Sunday, July 22, 2012

When life hands you lemons. . .

If you are a fast reader, like me, chances are you're fast because you skim.

That's not necessarily a bad thing. . . hey, you can read fast. . . but at least in my case, it gets me into trouble regularly on the culinary front, having skimmed over some critical ingredient or key step in the cooking process.

Skimming is why I've had a 1-pound bag of lemons parked on my kitchen counter this week. I thought a recipe I was using for raspberry sorbetto called for a cup of fresh lemon juice.

WHAT was I thinking??? That would be a whole new trip to PuckerVille.

Instead the recipe called for a teaspoon.

An honest mistake, yes?

Mid-week, the conversation went something like this:

Him: What are you doing with all those lemons?

Me (bubble over head -- Do I fess up or punt? I fessed up): Ummm, read a recipe wrong and got too many lemons. (A staggering statement pointing out the obvious.)

Him: So what can you use them for?

Me (eyes desperately darting around the kitchen for cooking ideas that could incorporate 10 lemons in the course of 3 days. . . eyes serendipitously land on the cookbook "Ciao Bella:  Book of Gelato and Sorbetto." Of course.): Sorbetto! Lemon sorbetto!

Him: Sounds good!

I love gelato. Love it. And "Ciao Bella" is my gelato bible. Gelato is thick and creamy, infused with flavors, light but thick, custardly -- umm, ice cream on steroids. Discovered it in Italy, addiction enabled by Morelli's in Ellensburg, Wash.

But sorbetto -- the Italian-fied version of sorbet -- is THE go-to during the summer. It's light, fresh and a great way to use quickly ripening fruit. Plus, making sorbetto is so stinkin' easy it's almost criminal -- pureed fruit, simple syrup and an ice cream maker. No cooking! If you don't count the 10 minutes or so prepping the simple syrup.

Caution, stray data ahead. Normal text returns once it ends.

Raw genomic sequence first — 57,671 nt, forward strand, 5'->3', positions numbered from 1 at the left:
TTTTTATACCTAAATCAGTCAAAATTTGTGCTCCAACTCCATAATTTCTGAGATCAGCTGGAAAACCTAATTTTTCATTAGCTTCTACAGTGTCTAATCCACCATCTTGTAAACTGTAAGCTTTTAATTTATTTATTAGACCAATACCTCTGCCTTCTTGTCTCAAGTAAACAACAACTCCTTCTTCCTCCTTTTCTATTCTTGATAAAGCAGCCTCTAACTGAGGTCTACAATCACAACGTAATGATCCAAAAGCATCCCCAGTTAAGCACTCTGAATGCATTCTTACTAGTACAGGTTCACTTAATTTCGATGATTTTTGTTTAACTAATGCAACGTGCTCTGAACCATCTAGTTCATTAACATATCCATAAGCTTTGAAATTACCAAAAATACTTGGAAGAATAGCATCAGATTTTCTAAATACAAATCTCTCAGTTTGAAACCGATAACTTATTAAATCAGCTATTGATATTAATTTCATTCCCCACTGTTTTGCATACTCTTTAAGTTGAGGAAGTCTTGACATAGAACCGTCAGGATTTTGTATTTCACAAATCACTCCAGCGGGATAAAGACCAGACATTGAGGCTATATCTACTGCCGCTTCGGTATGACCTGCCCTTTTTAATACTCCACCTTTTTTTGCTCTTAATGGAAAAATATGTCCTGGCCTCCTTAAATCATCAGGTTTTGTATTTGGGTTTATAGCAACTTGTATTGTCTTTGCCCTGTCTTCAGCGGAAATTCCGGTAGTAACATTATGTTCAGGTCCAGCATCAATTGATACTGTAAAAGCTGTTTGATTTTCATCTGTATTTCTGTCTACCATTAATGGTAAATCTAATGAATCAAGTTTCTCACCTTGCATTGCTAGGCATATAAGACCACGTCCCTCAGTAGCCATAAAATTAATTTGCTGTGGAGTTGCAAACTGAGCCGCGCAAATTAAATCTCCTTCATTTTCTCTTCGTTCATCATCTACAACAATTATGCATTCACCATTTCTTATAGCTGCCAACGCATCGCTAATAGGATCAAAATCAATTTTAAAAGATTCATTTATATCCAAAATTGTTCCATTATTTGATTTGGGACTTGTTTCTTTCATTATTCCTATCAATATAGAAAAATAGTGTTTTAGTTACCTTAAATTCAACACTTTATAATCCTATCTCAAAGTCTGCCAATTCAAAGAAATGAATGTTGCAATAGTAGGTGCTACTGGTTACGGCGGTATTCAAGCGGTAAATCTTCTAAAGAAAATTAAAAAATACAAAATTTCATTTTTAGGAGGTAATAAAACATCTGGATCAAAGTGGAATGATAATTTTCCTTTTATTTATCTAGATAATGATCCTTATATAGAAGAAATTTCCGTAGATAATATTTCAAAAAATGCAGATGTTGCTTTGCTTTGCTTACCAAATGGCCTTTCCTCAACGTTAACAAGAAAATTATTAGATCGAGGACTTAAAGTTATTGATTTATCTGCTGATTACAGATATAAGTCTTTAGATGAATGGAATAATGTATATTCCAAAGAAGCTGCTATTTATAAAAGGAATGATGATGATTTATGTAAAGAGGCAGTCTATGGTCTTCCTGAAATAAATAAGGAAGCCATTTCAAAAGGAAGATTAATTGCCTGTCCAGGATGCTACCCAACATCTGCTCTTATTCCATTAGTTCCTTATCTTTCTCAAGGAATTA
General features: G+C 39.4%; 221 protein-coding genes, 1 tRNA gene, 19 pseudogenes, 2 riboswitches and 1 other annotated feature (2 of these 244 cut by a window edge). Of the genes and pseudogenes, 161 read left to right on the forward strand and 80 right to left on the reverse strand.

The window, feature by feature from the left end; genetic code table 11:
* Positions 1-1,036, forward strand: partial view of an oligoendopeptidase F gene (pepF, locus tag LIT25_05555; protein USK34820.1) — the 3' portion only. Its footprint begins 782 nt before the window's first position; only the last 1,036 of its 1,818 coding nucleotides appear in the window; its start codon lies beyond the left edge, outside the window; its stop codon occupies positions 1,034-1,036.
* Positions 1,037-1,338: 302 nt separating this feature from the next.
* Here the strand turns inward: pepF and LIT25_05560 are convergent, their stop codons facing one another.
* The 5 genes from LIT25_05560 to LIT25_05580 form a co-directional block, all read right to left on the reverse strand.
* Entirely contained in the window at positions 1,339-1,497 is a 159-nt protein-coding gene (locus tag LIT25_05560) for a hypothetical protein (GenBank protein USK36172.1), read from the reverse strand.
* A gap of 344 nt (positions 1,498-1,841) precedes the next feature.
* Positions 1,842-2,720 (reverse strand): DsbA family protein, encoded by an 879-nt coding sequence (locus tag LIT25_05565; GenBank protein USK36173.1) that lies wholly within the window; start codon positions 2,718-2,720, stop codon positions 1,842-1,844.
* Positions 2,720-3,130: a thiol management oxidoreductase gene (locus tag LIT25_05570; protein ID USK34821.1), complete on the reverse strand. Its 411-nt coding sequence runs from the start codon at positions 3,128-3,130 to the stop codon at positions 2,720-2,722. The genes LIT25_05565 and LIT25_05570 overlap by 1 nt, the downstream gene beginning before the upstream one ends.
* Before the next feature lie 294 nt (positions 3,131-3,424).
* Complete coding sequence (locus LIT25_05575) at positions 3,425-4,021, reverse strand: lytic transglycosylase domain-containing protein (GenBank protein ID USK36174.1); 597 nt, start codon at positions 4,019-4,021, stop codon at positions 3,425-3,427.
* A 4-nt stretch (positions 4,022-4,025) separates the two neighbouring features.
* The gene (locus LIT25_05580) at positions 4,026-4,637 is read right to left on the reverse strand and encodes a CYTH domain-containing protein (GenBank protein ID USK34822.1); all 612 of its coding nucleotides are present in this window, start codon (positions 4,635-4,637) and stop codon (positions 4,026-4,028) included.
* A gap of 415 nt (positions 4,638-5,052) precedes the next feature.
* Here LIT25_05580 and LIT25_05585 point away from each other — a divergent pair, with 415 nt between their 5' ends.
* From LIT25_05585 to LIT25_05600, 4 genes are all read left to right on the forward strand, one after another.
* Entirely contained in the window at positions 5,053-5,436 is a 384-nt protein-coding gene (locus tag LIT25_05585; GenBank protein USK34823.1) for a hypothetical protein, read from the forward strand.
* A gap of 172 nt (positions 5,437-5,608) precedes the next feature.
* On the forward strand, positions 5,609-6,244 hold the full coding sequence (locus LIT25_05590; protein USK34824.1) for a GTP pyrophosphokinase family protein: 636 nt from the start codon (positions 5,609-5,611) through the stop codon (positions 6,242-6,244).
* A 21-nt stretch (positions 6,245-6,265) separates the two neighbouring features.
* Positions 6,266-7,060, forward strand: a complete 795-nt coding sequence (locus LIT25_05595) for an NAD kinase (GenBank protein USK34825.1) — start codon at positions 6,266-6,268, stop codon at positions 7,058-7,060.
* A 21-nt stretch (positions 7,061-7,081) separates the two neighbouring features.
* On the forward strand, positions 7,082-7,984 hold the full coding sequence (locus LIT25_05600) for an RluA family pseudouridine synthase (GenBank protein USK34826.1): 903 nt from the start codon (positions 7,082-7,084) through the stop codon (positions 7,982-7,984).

Don't have an ice cream maker? Default to granitas -- the pureed fruit/simple syrup concoction goes into a baking dish. . . then into the freezer. . . then you periodically smush up things with a fork while it freezes. The ultimate snow cone!

But for the sake of argument, let's walk through lemon sorbetto courtesy of Ciao Bella:

1 c fresh lemon juice, strained and chilled
2 batches of simple syrup, chilled (see below)
Zest of a lemon (about 1 tablespoon)

Here's how to make one batch of simple syrup: Stir together 1 cup sugar and 1 cup water in a saucepan, warm over medium heat, constantly stirring. You'll want the sugar totally dissolved -- you know that's happened when your liquid is clear -- and it will be, well, a little syrup-y.

You can make more and store it for future sorbettos -- remember the ratio is 1 part water, 1 part sugar.

But about this lemon sorbetto we've got going. . . . chill, chill and chill the lemon juice and simple syrup.

And then get the ice cream maker out.

Once suitably frigid, whisk together the lemon juice and simple syrup and start the ice cream maker.

Most manufacturers recommend starting the machine, then adding your liquid. This is to avoid the creation sweet glaciers of epic proportions in your ice cream canister.

Churn away till you have sorbetto. (Just follow the owner's manual on this one.) Place the finished product in a seal-able container and freeze for a couple hours before serving.

There are dozens of recipes for sorbetto (aka, sorbet) online and in cookbooks.

Explore, experiment and enjoy!

And skim to your heart's content.

P.S. Sorry about the poopy photos -- iPhoto and Blogger currently aren't speaking to each other.

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